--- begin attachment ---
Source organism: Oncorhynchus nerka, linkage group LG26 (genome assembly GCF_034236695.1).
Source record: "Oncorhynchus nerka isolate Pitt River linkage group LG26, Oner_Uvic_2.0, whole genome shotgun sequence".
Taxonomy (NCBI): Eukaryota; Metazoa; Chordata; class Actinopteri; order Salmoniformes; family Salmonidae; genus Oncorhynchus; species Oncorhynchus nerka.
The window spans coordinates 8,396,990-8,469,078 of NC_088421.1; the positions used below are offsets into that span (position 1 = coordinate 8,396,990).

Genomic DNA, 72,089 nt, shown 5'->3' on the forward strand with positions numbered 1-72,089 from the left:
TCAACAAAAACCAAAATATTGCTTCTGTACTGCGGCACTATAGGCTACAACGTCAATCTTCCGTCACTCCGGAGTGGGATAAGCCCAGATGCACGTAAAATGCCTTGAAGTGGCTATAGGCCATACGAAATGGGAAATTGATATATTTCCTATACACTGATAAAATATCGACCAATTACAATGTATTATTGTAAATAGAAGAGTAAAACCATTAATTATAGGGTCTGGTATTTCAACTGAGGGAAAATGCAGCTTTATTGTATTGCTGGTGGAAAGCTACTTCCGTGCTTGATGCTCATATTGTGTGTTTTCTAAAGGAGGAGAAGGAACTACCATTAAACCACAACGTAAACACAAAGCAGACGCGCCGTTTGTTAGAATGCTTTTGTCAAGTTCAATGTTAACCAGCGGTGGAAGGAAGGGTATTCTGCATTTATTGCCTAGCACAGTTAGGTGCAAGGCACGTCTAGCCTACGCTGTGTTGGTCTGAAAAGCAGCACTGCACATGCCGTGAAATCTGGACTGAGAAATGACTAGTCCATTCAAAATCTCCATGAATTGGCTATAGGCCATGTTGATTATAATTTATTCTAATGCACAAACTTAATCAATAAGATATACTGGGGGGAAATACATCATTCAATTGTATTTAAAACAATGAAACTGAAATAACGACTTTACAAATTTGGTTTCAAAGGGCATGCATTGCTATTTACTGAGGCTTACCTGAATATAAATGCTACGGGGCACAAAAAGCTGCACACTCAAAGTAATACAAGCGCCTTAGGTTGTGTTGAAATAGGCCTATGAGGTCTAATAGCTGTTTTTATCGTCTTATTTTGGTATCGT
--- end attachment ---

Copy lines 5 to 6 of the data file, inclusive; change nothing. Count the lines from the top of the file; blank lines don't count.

Genomic DNA, 72,089 nt, shown 5'->3' on the forward strand with positions numbered 1-72,089 from the left:
TCAACAAAAACCAAAATATTGCTTCTGTACTGCGGCACTATAGGCTACAACGTCAATCTTCCGTCACTCCGGAGTGGGATAAGCCCAGATGCACGTAAAATGCCTTGAAGTGGCTATAGGCCATACGAAATGGGAAATTGATATATTTCCTATACACTGATAAAATATCGACCAATTACAATGTATTATTGTAAATAGAAGAGTAAAACCATTAATTATAGGGTCTGGTATTTCAACTGAGGGAAAATGCAGCTTTATTGTATTGCTGGTGGAAAGCTACTTCCGTGCTTGATGCTCATATTGTGTGTTTTCTAAAGGAGGAGAAGGAACTACCATTAAACCACAACGTAAACACAAAGCAGACGCGCCGTTTGTTAGAATGCTTTTGTCAAGTTCAATGTTAACCAGCGGTGGAAGGAAGGGTATTCTGCATTTATTGCCTAGCACAGTTAGGTGCAAGGCACGTCTAGCCTACGCTGTGTTGGTCTGAAAAGCAGCACTGCACATGCCGTGAAATCTGGACTGAGAAATGACTAGTCCATTCAAAATCTCCATGAATTGGCTATAGGCCATGTTGATTATAATTTATTCTAATGCACAAACTTAATCAATAAGATATACTGGGGGGAAATACATCATTCAATTGTATTTAAAACAATGAAACTGAAATAACGACTTTACAAATTTGGTTTCAAAGGGCATGCATTGCTATTTACTGAGGCTTACCTGAATATAAATGCTACGGGGCACAAAAAGCTGCACACTCAAAGTAATACAAGCGCCTTAGGTTGTGTTGAAATAGGCCTATGAGGTCTAATAGCTGTTTTTATCGTCTTATTTTGGTATCGT